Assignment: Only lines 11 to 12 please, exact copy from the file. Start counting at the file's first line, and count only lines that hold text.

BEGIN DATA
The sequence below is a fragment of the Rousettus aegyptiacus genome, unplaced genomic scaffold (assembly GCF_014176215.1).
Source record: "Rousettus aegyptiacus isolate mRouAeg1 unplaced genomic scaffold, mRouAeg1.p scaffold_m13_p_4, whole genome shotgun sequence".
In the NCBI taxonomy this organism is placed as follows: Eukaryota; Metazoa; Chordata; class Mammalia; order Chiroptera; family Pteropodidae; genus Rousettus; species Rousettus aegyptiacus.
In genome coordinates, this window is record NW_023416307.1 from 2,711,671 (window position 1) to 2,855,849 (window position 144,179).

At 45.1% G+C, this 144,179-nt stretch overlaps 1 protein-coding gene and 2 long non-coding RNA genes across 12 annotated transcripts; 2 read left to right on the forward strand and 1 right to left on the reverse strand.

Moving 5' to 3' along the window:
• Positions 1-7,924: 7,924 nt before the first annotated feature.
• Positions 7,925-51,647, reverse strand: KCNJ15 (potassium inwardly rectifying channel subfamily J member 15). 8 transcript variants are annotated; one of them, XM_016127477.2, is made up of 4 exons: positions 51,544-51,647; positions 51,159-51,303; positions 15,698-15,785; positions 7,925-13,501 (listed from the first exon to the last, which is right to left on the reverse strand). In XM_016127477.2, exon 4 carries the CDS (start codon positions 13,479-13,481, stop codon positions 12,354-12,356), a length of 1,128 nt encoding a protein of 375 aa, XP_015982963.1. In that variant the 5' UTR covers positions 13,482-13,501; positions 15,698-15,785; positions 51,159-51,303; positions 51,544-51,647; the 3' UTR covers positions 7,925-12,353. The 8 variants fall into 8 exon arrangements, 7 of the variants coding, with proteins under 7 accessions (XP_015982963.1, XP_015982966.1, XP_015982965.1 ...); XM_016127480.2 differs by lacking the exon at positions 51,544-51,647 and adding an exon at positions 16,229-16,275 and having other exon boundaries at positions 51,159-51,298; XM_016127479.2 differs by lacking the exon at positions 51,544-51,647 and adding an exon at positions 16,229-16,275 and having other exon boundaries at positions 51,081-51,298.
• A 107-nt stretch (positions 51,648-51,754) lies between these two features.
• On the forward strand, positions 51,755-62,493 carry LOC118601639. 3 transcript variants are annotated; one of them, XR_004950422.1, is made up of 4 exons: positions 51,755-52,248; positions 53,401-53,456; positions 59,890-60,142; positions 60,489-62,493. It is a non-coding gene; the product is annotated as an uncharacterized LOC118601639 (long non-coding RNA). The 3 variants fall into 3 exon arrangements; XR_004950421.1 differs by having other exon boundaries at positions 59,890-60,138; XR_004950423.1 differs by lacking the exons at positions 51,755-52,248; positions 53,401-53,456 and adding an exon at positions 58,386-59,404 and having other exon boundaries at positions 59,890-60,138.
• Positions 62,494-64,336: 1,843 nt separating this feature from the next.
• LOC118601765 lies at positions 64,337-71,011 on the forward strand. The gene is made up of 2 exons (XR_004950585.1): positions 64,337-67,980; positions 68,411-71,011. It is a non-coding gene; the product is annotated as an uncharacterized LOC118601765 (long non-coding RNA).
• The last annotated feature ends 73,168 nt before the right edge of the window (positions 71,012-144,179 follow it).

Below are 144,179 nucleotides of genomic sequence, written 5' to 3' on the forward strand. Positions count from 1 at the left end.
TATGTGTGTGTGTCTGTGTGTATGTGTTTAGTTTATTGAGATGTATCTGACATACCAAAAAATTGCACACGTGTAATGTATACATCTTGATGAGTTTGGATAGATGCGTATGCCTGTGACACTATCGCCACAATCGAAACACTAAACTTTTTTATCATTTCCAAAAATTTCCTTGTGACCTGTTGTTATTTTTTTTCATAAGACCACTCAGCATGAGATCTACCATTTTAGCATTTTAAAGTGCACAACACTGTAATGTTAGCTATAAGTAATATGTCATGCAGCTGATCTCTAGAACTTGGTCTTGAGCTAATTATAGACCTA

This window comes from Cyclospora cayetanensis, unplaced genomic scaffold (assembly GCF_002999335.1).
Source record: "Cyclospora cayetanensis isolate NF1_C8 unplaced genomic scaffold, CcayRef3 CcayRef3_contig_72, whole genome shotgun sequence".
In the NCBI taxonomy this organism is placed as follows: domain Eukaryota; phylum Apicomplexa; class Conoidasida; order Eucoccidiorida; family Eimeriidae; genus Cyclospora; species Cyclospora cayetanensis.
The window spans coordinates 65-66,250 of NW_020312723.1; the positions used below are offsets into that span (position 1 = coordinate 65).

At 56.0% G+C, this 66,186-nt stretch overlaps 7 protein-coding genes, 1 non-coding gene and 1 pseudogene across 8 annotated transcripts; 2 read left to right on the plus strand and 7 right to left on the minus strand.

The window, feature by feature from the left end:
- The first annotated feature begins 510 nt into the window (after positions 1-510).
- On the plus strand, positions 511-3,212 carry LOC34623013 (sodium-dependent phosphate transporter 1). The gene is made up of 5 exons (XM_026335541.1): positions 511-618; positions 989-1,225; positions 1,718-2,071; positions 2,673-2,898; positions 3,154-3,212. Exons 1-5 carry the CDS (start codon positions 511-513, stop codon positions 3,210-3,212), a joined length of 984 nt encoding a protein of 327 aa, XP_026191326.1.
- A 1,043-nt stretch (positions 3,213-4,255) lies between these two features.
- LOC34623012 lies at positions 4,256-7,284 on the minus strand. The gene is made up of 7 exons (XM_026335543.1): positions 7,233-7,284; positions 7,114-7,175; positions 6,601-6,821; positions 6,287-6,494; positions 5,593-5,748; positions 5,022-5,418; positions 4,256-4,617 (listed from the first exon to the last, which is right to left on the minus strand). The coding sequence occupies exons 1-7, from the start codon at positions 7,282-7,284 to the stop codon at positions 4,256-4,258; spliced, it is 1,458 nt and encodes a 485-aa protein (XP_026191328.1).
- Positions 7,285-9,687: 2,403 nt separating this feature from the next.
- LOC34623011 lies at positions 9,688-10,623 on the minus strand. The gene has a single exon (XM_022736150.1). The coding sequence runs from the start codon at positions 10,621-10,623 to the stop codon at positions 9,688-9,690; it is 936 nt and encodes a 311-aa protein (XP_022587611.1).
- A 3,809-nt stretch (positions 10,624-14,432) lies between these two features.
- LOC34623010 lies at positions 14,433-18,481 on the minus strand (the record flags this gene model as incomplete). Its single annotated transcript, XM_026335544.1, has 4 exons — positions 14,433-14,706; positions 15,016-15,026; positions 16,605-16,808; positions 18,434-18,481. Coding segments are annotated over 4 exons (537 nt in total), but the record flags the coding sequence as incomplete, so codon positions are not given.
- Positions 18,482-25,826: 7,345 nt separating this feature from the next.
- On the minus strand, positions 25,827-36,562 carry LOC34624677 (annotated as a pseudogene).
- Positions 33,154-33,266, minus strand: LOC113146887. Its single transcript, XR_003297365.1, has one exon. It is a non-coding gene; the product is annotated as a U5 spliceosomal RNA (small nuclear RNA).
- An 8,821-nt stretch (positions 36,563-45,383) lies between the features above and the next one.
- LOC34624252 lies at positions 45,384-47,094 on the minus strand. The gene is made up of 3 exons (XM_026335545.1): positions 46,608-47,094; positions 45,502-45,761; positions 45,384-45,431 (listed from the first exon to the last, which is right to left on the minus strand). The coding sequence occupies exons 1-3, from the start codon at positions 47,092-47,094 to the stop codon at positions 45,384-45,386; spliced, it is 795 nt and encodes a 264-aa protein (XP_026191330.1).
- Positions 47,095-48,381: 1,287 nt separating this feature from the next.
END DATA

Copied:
• Positions 62,494-64,336: 1,843 nt separating this feature from the next.
• LOC118601765 lies at positions 64,337-71,011 on the forward strand. The gene is made up of 2 exons (XR_004950585.1): positions 64,337-67,980; positions 68,411-71,011. It is a non-coding gene; the product is annotated as an uncharacterized LOC118601765 (long non-coding RNA).